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8. Assessing Product Reliability
8.1. Introduction
8.1.1. Why is the assessment and control of product reliability important?

Quality versus reliability

Reliability is "quality changing over time" 

The everyday usage term "quality of a product" is loosely taken to mean its inherent degree of excellence. In industry, this is made more precise by defining quality to be "conformance to requirements at the start of use". Assuming the product specifications adequately capture customer requirements, the quality level can now be precisely measured by the fraction of units shipped that meet specifications.

A motion picture instead of a snapshot But how many of these units still meet specifications after a week of operation? Or after a month, or at the end of a one year warranty period? That is where "reliability" comes in. Quality is a snapshot at the start of life and reliability is a motion picture of the day-by-day operation. Time zero defects are manufacturing mistakes that escaped final test. The additional defects that appear over time are "reliability defects" or reliability fallout.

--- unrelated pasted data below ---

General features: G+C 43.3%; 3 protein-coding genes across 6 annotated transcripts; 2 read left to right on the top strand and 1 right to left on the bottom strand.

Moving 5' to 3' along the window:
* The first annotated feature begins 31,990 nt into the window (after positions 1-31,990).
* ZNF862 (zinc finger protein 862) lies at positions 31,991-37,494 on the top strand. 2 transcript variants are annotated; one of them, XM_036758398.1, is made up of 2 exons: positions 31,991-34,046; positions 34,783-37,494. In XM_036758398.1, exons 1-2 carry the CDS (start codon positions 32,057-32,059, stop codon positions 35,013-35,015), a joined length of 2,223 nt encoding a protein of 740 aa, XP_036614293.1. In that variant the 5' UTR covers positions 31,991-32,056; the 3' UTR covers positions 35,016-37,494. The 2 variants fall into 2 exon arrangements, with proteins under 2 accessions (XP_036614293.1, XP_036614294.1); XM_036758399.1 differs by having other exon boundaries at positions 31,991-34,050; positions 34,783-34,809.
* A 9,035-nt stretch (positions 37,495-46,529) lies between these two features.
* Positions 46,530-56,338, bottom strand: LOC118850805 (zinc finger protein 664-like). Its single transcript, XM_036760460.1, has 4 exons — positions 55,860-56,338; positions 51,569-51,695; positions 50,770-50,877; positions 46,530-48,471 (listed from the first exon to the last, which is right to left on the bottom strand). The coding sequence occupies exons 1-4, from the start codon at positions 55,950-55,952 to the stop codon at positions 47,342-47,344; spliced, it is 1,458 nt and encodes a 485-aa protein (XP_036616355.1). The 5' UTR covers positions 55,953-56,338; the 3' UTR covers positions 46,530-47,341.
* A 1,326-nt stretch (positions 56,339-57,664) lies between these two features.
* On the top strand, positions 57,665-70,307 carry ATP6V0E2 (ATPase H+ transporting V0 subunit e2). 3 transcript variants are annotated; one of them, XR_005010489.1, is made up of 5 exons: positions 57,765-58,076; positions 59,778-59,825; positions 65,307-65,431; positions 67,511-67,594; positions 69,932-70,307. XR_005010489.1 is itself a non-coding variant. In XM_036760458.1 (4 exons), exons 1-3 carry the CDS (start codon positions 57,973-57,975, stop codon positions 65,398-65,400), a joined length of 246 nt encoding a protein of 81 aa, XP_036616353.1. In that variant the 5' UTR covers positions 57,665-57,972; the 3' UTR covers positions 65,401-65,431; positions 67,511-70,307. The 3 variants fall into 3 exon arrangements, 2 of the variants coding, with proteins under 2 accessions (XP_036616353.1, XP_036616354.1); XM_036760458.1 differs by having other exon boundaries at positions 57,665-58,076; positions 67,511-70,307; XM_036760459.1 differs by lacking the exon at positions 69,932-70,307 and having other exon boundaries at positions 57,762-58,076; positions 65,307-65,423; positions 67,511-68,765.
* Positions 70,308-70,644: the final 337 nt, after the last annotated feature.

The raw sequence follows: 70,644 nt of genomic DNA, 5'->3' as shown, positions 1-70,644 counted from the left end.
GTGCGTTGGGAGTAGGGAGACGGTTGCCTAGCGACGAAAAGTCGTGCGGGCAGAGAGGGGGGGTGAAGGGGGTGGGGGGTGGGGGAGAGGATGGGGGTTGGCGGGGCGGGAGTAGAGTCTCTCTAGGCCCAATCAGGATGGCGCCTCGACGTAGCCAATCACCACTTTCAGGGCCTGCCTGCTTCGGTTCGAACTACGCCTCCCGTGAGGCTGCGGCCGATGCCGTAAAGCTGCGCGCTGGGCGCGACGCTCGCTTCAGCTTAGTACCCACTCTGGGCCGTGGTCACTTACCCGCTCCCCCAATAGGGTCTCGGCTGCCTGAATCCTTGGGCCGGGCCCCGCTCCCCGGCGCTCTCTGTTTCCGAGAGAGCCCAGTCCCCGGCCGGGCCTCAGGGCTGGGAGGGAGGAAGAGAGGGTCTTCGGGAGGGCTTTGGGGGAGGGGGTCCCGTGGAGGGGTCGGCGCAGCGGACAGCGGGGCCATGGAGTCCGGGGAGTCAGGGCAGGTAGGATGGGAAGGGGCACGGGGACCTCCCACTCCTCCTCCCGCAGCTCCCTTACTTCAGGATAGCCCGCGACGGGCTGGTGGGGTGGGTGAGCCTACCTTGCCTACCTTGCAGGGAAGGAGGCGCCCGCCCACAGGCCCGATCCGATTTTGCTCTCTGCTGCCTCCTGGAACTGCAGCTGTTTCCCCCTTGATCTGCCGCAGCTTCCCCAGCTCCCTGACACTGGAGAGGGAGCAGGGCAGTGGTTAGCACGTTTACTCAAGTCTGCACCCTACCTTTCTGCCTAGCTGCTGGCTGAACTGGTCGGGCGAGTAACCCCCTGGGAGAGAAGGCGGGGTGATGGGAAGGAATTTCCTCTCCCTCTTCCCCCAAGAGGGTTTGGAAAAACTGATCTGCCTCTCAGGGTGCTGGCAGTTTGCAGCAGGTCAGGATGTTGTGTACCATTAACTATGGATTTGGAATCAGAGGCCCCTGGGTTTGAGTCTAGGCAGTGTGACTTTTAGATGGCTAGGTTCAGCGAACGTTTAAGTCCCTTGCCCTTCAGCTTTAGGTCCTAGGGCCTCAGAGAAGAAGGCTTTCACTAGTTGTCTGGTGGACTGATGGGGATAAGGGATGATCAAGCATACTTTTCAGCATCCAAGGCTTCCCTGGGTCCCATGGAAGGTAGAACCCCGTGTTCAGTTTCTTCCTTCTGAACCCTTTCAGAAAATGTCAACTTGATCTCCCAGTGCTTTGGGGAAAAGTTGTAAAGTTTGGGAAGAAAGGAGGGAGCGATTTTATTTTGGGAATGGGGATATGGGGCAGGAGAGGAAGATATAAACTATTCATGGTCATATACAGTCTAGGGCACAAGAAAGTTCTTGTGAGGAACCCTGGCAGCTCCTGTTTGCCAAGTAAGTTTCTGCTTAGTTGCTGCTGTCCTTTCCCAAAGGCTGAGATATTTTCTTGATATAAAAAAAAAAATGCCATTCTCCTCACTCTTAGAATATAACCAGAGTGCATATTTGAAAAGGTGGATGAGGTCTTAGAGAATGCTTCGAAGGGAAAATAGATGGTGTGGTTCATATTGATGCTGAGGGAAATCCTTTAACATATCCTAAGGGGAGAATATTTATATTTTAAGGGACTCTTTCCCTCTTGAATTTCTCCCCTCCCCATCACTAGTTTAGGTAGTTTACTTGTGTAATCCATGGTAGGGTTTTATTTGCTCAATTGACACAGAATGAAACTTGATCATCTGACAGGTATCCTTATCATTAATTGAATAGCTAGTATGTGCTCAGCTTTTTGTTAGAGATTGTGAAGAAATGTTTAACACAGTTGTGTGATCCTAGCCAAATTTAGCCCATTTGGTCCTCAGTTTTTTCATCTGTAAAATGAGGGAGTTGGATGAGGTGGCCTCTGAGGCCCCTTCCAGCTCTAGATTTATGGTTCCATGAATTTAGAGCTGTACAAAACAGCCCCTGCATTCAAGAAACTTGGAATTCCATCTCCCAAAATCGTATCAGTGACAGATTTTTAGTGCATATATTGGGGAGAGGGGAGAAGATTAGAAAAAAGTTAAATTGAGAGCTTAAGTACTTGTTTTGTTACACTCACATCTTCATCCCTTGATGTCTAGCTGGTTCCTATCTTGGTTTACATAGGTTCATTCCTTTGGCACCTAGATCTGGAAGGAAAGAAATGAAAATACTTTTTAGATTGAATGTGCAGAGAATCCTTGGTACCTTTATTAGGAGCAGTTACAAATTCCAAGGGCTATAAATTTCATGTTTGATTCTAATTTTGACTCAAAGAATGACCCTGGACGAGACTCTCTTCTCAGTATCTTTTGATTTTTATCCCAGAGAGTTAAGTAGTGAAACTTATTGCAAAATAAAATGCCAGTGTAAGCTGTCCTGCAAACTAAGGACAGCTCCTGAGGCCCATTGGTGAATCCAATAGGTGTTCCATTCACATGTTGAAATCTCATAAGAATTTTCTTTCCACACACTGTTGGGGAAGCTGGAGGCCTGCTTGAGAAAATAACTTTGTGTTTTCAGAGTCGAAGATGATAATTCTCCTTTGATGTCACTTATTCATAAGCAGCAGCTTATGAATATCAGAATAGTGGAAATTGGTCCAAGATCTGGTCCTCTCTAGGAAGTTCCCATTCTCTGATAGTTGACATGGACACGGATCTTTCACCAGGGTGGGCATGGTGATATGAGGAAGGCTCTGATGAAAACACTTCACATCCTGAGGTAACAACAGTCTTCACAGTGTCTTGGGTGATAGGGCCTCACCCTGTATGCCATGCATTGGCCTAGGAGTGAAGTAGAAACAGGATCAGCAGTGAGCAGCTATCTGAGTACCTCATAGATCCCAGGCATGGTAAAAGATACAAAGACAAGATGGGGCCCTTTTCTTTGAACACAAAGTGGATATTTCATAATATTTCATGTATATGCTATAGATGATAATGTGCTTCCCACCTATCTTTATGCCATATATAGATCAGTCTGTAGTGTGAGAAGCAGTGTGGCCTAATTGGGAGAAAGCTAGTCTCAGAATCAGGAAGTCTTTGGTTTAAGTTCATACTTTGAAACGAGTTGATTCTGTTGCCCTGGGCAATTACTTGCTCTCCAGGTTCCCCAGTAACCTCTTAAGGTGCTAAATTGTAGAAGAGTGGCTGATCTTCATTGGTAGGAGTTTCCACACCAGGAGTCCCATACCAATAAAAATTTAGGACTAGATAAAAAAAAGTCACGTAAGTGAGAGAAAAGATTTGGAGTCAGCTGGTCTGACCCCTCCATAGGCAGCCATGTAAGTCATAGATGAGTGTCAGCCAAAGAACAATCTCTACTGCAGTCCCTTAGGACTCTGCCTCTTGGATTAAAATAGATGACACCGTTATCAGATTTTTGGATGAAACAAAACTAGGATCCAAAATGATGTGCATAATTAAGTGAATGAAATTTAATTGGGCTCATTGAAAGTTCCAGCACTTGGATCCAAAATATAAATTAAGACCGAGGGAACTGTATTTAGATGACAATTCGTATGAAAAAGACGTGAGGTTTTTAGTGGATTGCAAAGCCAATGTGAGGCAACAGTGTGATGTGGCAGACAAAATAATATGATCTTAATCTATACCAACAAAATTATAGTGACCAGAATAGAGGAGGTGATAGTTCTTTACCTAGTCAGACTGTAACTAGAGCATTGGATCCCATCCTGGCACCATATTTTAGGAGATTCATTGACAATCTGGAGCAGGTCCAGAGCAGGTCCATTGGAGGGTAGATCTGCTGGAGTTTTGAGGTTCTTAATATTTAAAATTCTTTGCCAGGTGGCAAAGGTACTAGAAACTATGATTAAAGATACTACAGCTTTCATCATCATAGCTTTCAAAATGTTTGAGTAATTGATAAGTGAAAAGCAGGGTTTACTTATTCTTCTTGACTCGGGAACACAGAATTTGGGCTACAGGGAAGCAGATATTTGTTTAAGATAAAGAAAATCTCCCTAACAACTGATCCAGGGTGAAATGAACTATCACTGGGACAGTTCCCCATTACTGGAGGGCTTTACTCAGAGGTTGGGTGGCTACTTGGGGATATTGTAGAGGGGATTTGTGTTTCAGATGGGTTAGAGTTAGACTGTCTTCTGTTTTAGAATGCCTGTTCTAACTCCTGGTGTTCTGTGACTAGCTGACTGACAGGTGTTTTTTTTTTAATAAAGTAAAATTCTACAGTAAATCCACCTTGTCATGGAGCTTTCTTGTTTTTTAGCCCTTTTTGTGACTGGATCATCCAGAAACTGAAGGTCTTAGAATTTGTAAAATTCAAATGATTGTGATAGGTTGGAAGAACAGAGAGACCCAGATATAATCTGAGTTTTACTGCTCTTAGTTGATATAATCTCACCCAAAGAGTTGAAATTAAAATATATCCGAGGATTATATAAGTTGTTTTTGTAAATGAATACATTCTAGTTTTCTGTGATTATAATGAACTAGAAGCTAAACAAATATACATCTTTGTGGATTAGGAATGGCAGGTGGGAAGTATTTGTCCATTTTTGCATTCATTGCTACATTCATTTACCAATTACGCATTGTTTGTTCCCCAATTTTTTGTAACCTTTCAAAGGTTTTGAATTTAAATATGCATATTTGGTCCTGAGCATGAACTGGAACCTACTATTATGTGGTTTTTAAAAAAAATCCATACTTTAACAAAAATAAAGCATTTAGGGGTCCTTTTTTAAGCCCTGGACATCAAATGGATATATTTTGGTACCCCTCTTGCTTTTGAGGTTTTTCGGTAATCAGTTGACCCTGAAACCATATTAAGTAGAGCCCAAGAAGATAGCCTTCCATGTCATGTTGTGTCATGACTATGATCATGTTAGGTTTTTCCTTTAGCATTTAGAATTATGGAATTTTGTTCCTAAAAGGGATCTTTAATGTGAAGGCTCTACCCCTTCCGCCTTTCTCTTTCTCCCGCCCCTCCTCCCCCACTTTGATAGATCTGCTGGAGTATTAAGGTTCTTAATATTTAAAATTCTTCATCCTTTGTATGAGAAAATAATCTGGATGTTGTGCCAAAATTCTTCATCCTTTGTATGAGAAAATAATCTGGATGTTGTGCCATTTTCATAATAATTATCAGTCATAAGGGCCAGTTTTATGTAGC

Life distributions model fraction fallout over time The quality level might be described by a single fraction defective. To describe reliability fallout a probability model that describes the fraction fallout over time is needed. This is known as the life distribution model.
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